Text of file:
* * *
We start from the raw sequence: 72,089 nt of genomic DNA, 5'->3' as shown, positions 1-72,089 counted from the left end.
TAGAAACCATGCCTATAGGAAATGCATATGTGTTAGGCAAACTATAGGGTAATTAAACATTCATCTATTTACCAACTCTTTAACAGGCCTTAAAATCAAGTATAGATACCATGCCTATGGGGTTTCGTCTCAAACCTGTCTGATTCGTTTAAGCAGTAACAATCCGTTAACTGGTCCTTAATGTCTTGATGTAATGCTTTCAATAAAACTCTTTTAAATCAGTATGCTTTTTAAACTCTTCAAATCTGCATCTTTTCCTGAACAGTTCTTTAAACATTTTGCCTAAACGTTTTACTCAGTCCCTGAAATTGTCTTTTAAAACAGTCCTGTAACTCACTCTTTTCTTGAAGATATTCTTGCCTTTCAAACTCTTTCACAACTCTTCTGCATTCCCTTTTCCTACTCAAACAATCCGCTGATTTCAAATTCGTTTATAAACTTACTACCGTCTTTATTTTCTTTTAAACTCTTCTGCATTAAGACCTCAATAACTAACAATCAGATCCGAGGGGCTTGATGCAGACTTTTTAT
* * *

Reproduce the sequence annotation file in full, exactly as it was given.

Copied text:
We start from the raw sequence: 72,089 nt of genomic DNA, 5'->3' as shown, positions 1-72,089 counted from the left end.
TAGAAACCATGCCTATAGGAAATGCATATGTGTTAGGCAAACTATAGGGTAATTAAACATTCATCTATTTACCAACTCTTTAACAGGCCTTAAAATCAAGTATAGATACCATGCCTATGGGGTTTCGTCTCAAACCTGTCTGATTCGTTTAAGCAGTAACAATCCGTTAACTGGTCCTTAATGTCTTGATGTAATGCTTTCAATAAAACTCTTTTAAATCAGTATGCTTTTTAAACTCTTCAAATCTGCATCTTTTCCTGAACAGTTCTTTAAACATTTTGCCTAAACGTTTTACTCAGTCCCTGAAATTGTCTTTTAAAACAGTCCTGTAACTCACTCTTTTCTTGAAGATATTCTTGCCTTTCAAACTCTTTCACAACTCTTCTGCATTCCCTTTTCCTACTCAAACAATCCGCTGATTTCAAATTCGTTTATAAACTTACTACCGTCTTTATTTTCTTTTAAACTCTTCTGCATTAAGACCTCAATAACTAACAATCAGATCCGAGGGGCTTGATGCAGACTTTTTAT